Callahan J. McSwiney (1809 - 1865)

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Birthplace: Ballyvolane House, Gouldings Glen,, Cork, Cork, Ireland
Death: Died in New York City, NY, USA
Cause of death: "Died after a few hours' illness"
Occupation: Distiller
Managed by: Angela Tugwell
Last Updated:

About Callahan J. McSwiney

9 January 1809 - Birth of Callahan McSwiney is recorded in Registration of Births, at St. Marys and St. Annes, North Parish, Cork, Ireland (Obituary in the Telegraph, New York, states he was born in the City of Cork on the 9th of January, 1809)

The son of Patrick McSwiney and Ellen Lane, with numerous brothers and sisters, living at a large home 'Ballyvolane House', Ballyvolane, in the north-east area of Cork City, and near the family Grain Mill business.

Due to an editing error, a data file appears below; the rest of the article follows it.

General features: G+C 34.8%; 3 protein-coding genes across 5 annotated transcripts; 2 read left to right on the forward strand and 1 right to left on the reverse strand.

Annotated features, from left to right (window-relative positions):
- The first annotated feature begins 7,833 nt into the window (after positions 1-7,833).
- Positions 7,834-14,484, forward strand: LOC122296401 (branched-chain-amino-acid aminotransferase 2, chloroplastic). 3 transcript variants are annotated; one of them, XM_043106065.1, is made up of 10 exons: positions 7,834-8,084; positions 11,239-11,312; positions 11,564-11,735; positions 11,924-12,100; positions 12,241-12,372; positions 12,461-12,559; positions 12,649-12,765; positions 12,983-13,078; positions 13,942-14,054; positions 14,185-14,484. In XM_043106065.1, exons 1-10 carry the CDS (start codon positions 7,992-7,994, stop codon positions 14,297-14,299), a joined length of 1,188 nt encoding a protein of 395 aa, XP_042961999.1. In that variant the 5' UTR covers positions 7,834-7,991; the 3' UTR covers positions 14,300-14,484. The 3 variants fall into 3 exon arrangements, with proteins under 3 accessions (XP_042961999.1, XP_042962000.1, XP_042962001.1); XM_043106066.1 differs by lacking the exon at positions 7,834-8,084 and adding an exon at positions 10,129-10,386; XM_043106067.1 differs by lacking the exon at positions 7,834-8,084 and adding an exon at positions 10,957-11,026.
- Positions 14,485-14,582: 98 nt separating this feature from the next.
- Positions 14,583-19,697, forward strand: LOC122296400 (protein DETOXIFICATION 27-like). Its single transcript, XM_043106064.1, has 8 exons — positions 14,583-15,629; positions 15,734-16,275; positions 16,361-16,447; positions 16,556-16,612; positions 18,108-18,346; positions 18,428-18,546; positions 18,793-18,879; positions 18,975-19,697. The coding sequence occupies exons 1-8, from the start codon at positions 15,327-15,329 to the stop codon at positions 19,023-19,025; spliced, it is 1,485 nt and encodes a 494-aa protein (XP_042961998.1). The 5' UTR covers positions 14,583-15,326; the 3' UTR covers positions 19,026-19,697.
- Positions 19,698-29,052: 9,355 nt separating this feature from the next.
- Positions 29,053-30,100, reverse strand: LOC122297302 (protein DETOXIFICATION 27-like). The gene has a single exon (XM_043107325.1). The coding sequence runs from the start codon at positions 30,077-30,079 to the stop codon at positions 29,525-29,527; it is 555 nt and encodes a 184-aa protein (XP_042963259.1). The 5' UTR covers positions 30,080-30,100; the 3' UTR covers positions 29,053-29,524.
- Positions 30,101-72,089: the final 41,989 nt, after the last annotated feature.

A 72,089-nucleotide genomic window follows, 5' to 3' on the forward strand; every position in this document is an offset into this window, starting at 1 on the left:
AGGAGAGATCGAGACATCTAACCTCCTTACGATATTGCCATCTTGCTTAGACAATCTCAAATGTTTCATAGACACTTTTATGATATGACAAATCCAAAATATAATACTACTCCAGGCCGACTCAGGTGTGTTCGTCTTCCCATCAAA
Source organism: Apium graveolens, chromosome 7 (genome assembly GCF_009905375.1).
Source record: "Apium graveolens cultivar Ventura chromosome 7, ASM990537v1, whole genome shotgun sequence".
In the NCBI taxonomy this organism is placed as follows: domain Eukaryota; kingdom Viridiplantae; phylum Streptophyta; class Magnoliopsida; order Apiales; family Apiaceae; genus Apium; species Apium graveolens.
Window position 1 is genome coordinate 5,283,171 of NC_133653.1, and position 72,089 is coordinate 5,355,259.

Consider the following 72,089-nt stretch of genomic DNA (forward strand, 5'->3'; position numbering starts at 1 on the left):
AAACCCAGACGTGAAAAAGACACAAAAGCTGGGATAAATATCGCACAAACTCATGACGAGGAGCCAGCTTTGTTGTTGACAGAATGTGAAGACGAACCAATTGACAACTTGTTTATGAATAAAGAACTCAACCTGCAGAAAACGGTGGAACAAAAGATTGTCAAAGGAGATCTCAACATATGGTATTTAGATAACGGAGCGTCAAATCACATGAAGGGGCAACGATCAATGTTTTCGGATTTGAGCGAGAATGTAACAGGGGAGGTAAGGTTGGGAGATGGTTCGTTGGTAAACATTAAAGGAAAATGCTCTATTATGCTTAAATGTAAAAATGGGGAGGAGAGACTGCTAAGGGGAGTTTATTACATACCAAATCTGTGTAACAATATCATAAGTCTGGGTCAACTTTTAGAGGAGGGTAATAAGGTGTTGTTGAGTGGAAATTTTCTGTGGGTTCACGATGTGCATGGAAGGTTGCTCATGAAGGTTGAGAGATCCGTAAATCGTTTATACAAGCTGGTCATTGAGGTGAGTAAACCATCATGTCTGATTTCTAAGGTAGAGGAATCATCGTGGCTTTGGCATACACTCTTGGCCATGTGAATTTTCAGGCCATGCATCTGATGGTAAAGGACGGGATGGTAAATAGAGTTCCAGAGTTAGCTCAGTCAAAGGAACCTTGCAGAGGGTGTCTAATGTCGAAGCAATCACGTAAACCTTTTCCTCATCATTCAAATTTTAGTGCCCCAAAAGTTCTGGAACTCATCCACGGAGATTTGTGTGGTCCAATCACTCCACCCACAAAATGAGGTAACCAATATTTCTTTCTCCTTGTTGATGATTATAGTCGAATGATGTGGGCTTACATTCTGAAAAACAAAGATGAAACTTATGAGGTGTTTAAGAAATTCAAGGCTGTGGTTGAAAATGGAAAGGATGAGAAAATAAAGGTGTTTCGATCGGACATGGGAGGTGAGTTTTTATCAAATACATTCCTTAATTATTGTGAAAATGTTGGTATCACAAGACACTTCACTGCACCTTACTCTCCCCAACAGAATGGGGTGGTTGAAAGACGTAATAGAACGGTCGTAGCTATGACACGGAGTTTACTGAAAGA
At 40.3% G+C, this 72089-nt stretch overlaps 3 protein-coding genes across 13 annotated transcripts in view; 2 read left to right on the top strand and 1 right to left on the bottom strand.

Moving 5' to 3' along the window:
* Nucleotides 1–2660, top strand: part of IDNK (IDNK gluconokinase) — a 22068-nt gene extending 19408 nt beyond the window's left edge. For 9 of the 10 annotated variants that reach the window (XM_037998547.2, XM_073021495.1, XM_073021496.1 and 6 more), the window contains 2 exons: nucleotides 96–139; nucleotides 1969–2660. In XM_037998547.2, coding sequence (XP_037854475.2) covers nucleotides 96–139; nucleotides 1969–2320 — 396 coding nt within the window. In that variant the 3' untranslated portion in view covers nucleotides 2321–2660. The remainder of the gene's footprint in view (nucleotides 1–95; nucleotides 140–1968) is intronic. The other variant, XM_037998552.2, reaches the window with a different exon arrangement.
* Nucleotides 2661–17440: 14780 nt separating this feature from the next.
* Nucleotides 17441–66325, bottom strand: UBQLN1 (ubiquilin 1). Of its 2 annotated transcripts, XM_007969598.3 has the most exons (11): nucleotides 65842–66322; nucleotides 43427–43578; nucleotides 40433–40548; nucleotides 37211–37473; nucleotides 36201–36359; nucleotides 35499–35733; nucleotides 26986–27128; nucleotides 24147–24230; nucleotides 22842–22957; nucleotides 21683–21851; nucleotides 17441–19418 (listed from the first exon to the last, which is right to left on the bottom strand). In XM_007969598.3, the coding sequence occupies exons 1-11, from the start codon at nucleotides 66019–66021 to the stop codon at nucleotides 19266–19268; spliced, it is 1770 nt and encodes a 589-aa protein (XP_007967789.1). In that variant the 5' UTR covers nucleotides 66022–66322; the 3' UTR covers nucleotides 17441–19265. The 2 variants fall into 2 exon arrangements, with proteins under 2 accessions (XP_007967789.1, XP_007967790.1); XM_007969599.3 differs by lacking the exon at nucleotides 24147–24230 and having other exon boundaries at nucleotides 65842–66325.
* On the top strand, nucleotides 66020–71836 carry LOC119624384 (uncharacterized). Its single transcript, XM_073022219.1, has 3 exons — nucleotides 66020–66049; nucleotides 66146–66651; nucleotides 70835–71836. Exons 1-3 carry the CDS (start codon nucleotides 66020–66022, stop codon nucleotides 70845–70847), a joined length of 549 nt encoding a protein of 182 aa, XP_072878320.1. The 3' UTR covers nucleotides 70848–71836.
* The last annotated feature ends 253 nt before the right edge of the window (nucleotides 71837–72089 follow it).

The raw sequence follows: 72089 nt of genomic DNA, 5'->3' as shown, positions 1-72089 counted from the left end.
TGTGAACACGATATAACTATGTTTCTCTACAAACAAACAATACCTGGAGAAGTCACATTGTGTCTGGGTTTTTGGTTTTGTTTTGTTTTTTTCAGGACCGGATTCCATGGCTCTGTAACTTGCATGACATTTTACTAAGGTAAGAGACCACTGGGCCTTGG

Born Callahan McSwiney - emigrated as such to the USA - and later changed his name to O'Callaghan McSweeny.

From the 1850s to the 1870s the principal manufacturers of Cork were in brewing, distilling, and tanning. • three distilleries, worked by the Cork Distilleries Company Limited ; • four breweries, manufacturing large quantities of single, double, and extra stout, for home consumption and exportation to England viz.:

    * Sir John Arnott and Co.'s, 
    *Beamish and Crawford's, 
    * '''Lane''' and Co.'s, and 
    * Murphy and Co.'s. 
   The '''chief tanneries''' were those of the Messrs. Dunns, '''Hegartys''', Hacketts, Kelly, Lyons, '''McSwiney,''' etc

Callaghan listed his profession as 'Distiller' in the 1860 US Census, and, prior to going to the U.S., his business was listed at #1 Winthrop Street, Cork City, Cork Co., Ireland. , His family were all very well educated, some attaining high positions in the Roman Catholic church in Ireland, France and the U.S. - his brother Patrick McSwiney was Professor of Theology at Carlow University, and subsequently became President of the Irish College (Seminary) in Paris.